Friday, April 5, 2013

Jack London

Lots of interesting details in this recent bio: Jack's illegitimate birth and black wetnurse, his infatuation with surfing, his Korean and Japanese valets, his stint as a war correspondent, his bohemian friends with their vials of cyanide, his welcoming of tramps into his home, and his "supposed anti-American sympathies" that caused the FBI to open a file on him after his death.

On the literary side it was interesting to learn that there were scenes in Sea Wolf that "shocked and terrified readers;" that he purchased story ideas from Sinclair Lewis, was praised by Conrad and Kipling, and became the highest paid writer in America.

However, when the "Dickensian gloom" of a cannery was mentioned, I began to see shadowy similarities with another great writer.

London and Dickens

Both were literary dynamos. London published at least one book a year beginning in 1900, but more usually it was two or three and sometimes four. Several came out posthumously, making a total of 49 books between 1900 and 1920.

Commitment to social reform began with their experiences as child labourers, Dickens famously in a blacking factory at age 12, London in a pickle factory at age 14. Dickens's ordeal was short, lasting something like six months, but London did not escape so easily. He put in ten-hour days at a jute mill for ten cents an hour, and shovelled coal at a power plant for $30 and a single day off per month.

Before London was out of his teens his Oliver-Twist-like existence included oyster pirating, brawls with waterfront bullies, a half-year voyage on a sealing ship, riding the rails across America to join an army of the unemployed marching on Washington, and a 30-day jail term for vagrancy.

Dickens, though reform-minded, was never a revolutionary and regarded trade unions with suspicion. London on the other hand became a socialist, preaching it on street corners, writing about it in essays, and making fans of Emma Goldman and Leon Trotski. In the final year of his life he quit from the Socialist party due to its lack of "fire and fight," signing his resignation letter, "Yours for the Revolution."

Family Resemblances

Both writers were born to neglectful mothers, Dickens never forgiving his for suggesting he remain in the blacking factory when it was no longer absolutely necessary. London's mother was unstable and manipulative, "barren of maternal instinct."

John Dickens, the father of Charles, was a naval pay clerk who was unable to live within his means, and continued to embarrass his adult son by demands for money. The case was different with London, who never knew his biological father. After he was born his mother married a Civil War veteran named John London. "The best man I ever knew," Jack said of him later, but even he on occasion was embarrassed by requests for money. The difference between John Dickens and John London was that the latter was conscientious and hard-working.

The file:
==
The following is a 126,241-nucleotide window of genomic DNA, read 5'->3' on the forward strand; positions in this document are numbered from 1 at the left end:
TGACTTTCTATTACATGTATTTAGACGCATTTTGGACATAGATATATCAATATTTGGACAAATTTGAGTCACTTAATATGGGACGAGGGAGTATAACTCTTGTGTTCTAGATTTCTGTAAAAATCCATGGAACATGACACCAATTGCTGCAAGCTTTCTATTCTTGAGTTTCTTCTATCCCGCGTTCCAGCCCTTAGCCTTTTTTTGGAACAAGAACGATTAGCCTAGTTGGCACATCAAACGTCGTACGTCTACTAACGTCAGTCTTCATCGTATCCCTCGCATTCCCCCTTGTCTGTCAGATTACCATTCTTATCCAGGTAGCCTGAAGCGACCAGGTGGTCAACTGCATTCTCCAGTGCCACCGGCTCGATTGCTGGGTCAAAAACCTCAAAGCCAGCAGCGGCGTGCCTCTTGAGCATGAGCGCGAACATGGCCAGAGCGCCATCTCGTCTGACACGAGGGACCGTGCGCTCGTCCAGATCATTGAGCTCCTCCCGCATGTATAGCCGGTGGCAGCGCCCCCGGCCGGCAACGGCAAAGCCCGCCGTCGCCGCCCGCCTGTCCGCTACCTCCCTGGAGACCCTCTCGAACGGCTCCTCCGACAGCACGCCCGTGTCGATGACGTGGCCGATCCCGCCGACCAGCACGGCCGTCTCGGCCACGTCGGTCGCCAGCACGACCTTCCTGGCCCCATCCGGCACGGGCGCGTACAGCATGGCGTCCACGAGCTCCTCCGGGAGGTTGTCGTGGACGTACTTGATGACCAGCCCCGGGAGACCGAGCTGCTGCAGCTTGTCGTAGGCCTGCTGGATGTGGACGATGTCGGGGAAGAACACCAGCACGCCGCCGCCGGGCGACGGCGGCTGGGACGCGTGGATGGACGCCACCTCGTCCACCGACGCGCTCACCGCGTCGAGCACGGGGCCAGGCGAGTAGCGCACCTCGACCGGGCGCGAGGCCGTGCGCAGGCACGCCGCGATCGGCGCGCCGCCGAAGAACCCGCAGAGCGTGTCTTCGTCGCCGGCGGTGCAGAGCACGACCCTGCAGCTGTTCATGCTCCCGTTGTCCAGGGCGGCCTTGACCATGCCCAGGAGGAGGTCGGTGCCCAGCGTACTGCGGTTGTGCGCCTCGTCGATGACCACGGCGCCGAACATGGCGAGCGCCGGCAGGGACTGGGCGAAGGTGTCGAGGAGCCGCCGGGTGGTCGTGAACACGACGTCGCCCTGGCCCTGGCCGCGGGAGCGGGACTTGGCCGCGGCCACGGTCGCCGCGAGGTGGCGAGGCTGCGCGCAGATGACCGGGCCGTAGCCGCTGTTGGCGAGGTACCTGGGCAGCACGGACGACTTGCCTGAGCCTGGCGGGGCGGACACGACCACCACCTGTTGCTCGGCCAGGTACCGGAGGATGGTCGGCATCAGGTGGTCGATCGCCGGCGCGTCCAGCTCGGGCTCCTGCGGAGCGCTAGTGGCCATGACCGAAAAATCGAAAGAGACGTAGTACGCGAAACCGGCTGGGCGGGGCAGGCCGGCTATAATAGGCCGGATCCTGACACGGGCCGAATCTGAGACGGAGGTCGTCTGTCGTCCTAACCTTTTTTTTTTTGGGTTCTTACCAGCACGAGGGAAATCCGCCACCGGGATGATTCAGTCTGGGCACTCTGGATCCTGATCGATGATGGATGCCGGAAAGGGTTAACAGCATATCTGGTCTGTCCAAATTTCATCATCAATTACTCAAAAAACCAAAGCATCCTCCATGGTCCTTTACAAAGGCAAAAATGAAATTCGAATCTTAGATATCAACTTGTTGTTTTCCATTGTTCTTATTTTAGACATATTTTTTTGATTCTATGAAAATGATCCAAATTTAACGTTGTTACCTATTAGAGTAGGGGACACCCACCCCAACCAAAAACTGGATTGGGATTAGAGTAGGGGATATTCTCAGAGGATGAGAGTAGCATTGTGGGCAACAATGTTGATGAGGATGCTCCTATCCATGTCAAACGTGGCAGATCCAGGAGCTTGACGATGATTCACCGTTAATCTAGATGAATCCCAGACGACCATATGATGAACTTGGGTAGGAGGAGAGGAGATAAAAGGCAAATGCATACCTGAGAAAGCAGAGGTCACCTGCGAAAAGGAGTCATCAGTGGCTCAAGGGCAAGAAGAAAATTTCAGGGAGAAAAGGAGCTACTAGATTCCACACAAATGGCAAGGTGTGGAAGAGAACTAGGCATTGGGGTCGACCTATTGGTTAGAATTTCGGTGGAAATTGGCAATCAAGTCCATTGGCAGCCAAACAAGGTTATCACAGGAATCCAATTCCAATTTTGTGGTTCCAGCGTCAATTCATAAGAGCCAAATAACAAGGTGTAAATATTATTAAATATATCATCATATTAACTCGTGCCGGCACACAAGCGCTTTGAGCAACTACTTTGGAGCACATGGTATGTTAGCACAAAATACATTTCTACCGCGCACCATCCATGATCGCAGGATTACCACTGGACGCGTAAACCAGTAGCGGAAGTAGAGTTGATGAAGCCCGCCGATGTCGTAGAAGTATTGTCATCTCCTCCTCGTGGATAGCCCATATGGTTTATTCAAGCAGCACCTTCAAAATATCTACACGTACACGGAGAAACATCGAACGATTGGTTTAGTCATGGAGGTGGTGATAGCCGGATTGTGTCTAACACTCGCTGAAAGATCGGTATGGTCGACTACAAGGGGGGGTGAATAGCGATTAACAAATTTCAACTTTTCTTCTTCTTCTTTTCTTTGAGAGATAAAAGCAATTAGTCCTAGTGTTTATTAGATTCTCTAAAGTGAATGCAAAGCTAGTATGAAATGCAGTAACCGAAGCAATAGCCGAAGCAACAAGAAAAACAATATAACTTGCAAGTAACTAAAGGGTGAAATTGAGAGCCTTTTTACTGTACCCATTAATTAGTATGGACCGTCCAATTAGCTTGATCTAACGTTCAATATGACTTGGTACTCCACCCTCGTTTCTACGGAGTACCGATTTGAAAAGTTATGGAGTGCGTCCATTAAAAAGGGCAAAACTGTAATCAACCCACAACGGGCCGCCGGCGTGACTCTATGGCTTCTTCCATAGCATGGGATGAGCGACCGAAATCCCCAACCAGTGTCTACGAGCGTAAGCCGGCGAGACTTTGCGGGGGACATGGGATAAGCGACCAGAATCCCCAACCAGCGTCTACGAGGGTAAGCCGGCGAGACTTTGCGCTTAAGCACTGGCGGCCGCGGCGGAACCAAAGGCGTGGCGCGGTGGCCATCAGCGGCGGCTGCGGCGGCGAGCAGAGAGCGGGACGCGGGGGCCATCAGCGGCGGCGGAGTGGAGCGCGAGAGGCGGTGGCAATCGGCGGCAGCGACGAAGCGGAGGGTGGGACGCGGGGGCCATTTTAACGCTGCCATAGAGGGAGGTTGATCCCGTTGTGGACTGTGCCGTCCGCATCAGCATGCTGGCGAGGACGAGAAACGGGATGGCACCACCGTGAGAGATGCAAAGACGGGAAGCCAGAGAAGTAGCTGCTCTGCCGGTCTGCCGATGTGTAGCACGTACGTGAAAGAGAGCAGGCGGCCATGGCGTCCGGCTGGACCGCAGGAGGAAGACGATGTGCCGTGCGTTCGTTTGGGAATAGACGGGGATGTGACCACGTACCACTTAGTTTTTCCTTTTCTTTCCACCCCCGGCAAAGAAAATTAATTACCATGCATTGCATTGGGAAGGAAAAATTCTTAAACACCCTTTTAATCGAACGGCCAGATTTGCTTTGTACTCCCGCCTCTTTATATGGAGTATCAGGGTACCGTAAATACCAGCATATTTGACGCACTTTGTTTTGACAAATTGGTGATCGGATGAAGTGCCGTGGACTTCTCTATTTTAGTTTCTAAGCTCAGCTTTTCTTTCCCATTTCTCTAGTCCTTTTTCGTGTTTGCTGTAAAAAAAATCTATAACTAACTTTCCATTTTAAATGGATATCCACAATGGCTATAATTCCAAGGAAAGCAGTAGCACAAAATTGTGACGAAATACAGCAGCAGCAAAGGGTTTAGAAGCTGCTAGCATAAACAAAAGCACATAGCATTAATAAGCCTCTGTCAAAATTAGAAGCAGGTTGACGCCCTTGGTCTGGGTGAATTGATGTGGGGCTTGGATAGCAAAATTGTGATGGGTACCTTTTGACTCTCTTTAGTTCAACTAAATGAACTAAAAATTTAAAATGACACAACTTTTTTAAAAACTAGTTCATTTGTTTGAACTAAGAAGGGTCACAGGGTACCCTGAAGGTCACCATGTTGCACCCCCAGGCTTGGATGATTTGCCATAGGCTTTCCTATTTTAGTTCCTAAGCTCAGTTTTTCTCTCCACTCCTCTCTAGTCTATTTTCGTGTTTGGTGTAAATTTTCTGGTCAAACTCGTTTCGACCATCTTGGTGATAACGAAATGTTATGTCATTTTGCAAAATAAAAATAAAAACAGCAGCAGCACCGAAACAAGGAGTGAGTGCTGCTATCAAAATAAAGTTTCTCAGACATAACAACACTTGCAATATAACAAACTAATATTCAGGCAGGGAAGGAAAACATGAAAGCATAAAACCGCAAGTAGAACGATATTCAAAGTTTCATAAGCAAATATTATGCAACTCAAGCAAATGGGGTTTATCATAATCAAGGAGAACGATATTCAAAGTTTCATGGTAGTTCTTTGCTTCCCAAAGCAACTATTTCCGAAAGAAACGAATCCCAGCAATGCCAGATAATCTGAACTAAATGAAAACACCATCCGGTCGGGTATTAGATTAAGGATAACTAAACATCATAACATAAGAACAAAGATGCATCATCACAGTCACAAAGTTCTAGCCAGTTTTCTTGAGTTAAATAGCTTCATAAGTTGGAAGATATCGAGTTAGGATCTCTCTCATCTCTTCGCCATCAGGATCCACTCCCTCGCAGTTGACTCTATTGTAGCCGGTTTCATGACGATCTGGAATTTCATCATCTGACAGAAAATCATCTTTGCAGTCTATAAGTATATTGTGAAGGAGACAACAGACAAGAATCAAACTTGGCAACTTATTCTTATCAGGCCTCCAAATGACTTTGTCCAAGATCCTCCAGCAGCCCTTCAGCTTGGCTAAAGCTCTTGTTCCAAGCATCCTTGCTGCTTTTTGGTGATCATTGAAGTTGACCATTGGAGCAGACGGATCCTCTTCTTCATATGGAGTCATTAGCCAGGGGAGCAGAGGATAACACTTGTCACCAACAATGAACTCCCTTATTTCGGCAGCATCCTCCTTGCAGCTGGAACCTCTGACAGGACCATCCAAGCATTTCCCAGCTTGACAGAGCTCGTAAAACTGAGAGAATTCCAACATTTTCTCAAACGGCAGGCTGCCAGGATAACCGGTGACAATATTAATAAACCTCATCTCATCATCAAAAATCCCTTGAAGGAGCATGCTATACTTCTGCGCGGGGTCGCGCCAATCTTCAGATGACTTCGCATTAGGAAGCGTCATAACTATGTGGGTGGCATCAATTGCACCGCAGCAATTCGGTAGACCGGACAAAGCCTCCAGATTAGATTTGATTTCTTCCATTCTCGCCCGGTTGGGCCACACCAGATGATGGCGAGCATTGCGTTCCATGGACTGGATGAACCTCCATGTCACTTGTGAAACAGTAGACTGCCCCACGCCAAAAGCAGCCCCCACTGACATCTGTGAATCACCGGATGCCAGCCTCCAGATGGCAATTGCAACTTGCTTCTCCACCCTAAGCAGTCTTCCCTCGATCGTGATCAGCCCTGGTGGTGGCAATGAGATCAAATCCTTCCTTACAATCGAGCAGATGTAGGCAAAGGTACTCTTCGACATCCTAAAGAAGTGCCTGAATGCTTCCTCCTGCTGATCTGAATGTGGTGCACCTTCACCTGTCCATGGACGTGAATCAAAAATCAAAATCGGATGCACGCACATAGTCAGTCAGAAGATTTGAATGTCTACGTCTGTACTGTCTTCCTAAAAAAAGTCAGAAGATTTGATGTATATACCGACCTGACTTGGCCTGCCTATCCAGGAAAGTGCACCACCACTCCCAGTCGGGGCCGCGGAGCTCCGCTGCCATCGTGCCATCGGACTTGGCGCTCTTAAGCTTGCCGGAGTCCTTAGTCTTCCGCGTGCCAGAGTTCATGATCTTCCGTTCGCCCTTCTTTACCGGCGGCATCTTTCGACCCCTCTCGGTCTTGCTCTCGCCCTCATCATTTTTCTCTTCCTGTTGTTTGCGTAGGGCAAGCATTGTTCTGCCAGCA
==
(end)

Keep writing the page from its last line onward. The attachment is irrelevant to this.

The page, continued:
An important figure in the life of Dickens was his beloved sister-in-law, Mary Hogarth. With London, it was his devoted step-sister, Eliza Shepard, daughter of John London from his first marriage. In later years she helped run Jack's ranch and manage his literary affairs during his absences.

London and Dickens married in the same year their first books were published, but the matches were unsuitable. Dickens was domineering, striving to create the sort of family life he'd missed out on, with himself at the centre; as though, writes one of his biographers, Fred Kaplan, he needed "to become father to himself." London's failure as a husband was due, at least in part, to his never having had a childhood. The marriage breakups were widely publicized and neither man proved to be a particularly able parent.

London on London

After reading the bio I was keen to dig into something by London himself, and hauled out this excellent compendium from the Library of America and which had been languishing on a bookshelf for far too long.

People of the Abyss is what I read, an expose of life in the London slums written in 1902. To my surprise and delight, the prose remains fresh and vital.

London passes himself off as a stranded American sailor in order to report on living conditions in the East End. The scenes he describes are "straight out of darkest Dickens," with people ground down by "a gross and stupid materialism" until they become stunted physically and mentally. The "gutter folk" he meets are worse off than beasts, living in "dens and lairs" and eating "pavement offal." Children take turns at night "sitting up to drive rats away from the sleepers."

Bathtubs are a thing totally unknown, as mythical as the ambrosia of the gods. The people themselves are dirty, while any attempt at cleanliness becomes a howling farce, when it is not pitiful and tragic. Strange, vagrant odors come drifting along the greasy wind, and the rain, when it falls, is more like grease than water from heaven.

(London's findings were corroborated by a government report after the second Boer War, which concluded in 1902. It found that 40-60% of the volunteers failed to pass the physical exam, a direct result of the "illness, malnutrition, and relentless hard work" experienced by the urban poor.)

People of the Abyss was a success in America but not in England, where reception was hostile -- much as Martin Chuzzlewit's had been in the U.S. for its unflattering portrait of Americans.

Thirty years later George Orwell trod similar ground in Down and Out in Paris and London and The Road to Wigan Pier. Like London, he was a socialist.